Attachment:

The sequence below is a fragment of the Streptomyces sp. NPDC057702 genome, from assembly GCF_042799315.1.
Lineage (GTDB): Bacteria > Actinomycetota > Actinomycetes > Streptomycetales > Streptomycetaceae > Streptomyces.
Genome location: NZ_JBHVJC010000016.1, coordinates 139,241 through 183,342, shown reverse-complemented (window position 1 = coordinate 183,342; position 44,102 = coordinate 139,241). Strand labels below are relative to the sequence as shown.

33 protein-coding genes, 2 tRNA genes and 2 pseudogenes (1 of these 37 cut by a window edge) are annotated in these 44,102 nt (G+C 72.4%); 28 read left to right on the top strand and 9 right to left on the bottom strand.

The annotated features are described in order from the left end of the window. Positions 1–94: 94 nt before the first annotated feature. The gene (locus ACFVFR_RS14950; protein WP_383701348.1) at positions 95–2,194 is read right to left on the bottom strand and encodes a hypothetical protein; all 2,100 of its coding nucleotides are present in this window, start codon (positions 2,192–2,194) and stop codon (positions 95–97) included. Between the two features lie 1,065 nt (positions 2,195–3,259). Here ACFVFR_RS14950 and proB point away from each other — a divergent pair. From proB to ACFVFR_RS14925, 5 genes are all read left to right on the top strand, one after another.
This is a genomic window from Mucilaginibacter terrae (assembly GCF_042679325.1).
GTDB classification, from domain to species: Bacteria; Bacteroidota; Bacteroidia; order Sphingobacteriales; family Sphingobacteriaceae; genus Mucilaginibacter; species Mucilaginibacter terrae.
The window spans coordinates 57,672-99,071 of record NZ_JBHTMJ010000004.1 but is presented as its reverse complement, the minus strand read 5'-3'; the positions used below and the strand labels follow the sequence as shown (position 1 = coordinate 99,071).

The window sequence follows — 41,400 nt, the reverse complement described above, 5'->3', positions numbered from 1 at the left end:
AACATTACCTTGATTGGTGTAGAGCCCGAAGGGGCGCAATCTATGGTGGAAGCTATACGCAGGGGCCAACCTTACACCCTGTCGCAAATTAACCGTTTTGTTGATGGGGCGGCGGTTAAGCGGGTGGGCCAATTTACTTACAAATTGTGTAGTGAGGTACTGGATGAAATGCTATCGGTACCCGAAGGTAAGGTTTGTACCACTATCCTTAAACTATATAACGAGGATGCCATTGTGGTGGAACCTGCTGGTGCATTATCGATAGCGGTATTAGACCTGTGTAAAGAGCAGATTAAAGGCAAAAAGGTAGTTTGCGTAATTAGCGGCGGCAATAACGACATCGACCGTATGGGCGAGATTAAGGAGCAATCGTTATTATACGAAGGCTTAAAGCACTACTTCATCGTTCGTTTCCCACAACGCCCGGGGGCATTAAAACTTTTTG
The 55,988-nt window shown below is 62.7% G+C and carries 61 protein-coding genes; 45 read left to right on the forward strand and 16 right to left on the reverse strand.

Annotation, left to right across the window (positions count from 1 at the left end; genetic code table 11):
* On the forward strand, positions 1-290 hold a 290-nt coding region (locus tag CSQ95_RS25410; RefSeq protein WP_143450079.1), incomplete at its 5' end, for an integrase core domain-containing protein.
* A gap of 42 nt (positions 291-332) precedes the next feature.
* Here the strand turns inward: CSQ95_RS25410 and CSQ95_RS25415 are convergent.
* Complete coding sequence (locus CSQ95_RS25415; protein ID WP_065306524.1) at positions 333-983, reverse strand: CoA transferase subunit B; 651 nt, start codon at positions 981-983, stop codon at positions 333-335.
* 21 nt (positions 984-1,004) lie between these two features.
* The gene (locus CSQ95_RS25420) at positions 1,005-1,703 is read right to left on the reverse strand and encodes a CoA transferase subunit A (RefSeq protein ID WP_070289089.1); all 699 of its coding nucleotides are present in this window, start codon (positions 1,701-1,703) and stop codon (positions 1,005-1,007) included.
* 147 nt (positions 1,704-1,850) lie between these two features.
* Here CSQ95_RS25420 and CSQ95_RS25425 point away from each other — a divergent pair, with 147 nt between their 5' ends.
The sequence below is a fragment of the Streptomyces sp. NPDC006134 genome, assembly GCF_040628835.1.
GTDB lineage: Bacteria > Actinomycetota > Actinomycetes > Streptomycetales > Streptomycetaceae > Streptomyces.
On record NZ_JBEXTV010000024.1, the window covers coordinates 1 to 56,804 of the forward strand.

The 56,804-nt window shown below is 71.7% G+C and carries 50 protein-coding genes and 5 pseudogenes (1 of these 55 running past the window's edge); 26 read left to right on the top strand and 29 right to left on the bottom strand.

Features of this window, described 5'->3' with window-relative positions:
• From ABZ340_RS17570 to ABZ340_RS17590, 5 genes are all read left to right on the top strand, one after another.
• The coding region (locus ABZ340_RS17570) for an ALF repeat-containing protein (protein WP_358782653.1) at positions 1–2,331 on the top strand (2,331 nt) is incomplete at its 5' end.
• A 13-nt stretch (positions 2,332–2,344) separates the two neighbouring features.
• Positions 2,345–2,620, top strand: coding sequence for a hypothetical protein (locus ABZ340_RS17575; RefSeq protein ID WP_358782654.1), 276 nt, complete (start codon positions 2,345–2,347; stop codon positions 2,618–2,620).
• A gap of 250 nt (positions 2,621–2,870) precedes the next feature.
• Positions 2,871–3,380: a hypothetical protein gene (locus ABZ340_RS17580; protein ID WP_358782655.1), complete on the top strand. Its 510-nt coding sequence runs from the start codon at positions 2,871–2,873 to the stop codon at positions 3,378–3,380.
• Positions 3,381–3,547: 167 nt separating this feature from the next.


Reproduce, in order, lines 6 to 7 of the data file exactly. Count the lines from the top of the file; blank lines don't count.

This is a genomic window from Mucilaginibacter terrae (assembly GCF_042679325.1).
GTDB classification, from domain to species: Bacteria; Bacteroidota; Bacteroidia; order Sphingobacteriales; family Sphingobacteriaceae; genus Mucilaginibacter; species Mucilaginibacter terrae.